Children’s care home investigations (5485_14)
How many current investigations into children’s care homes is your force involved in? “Children’s care homes” is defined as “provides care and accommodation wholly or mainly for children” (Section 1, Care Standards Act 2000).
Could you detail both the number of investigations and the number of homes this involves.
I am writing to inform you that we have searched our records and there are no current investigations into children’s care homes in West Midlands Police, therefore no information is held. It should be noted however that these data are dynamic and could change on a daily basis if cases are opened or closed.
In addition, West Midlands Police can neither confirm nor deny that it holds any other information as the duty in Section 1(1)(a) of the Freedom of Information Act 2000 does not apply by virtue of the following exemptions:
Section 23(5) Information supplied by, or concerning, certain Security Bodies
Section 30(3) Investigations (by virtue of subsection 30(2))
Section 31(3) Law Enforcement (by virtue of subsection 31(1))
Section 23 is a class based absolute exemption and there is no requirement to consider the public interest in this case. Confirming or denying the existence of information held would contravene the constrictions laid out within Section 23 of the Freedom of Information Act 2000, in that this stipulates a generic bar on disclosure of any information supplied by, or concerning, certain Security Bodies.
Section 30 is a class based qualified exemption. There is a requirement to consider the public interest to ensure neither confirming nor denying that information is held is appropriate.
Section 31 is a prejudice based qualified exemption which means the evidence of harm ‘prejudice’ needs to be evidenced and the public interest considered to ensure neither confirming nor denying information is held is appropriate.
Harm in Confirming or Denying that Information is held (Section 31)
Any release under the Freedom of Information Act is a disclosure to the world, not just to the individual making the request. To confirm or not that information is held with regards to currently active investigations by West Midlands Police into children’s care homes, would be inappropriate as it would reveal actual policing activity.
In this case it is identified that the impact of confirming or denying information is held has potential to undermine ongoing investigations. In addition, the partnership approach between national agencies and law enforcement agencies would also be compromised which would affect the effective delivery of operational law enforcement by all partnerships involved in an investigation.
If this request was received nationally, confirming or denying that information exists would reveal a national activity schedule for investigations into children’s care homes and could lead to offenders destroying evidence to avoid apprehension and going ‘underground’ by moving to another area which they feel would be ‘safer’ to carry out their offending behaviour. This would ultimately place the safety of individuals at an increased risk.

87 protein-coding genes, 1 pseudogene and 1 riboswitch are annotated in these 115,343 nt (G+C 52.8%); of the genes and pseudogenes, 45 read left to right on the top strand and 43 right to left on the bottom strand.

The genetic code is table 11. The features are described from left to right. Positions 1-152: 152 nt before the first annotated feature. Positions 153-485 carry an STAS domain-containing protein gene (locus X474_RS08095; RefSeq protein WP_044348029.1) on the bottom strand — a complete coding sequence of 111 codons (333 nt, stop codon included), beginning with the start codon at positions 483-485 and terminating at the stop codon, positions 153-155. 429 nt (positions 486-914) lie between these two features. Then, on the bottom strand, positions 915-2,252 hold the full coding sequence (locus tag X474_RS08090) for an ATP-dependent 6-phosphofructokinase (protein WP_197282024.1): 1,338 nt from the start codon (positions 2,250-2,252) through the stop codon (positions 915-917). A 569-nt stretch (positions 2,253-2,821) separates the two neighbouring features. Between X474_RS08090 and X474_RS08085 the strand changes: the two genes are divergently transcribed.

Public Interest Considerations
Factors favour complying with Section 1(1)(a)
The Police Service is charged with enforcing the law, preventing and detecting crime and protecting the communities we serve. Confirming that information exists could promote public trust in providing transparency and demonstrating openness and accountability into where the police are currently focusing their investigations. It could also provide reassurance to the public that West Midlands Police conduct investigations appropriately. Confirmation may allow the public to have a better understanding of the effectiveness of the Police Service.
Factors against complying with Section 1(1)(a)
Modern-day policing is intelligence led and West Midlands Police share information with other law enforcement agencies as part of their investigative process. To confirm or not where investigations into children’s care homes are active, could hinder the prevention and detection of crime as well as undermine the partnership approach to investigations and law enforcement.
Should offenders take evasive action to avoid detection police resources may well be diverted from frontline duties and other areas of policing in order to locate and apprehend these individuals. In addition the safety of individuals and victims would be compromised.
Public safety and the ability to deliver effective law enforcement are of paramount importance. Confirmation or denial (by citing an exemption or stating no information held) would undoubtedly compromise both law enforcement and the health and safety of an individual. Therefore, at this moment in time, it is our opinion that for these issues the balancing test against confirming whether information is or isn’t held is not made out.
No inference can be taken from this refusal that the information you have requested does or does not exist.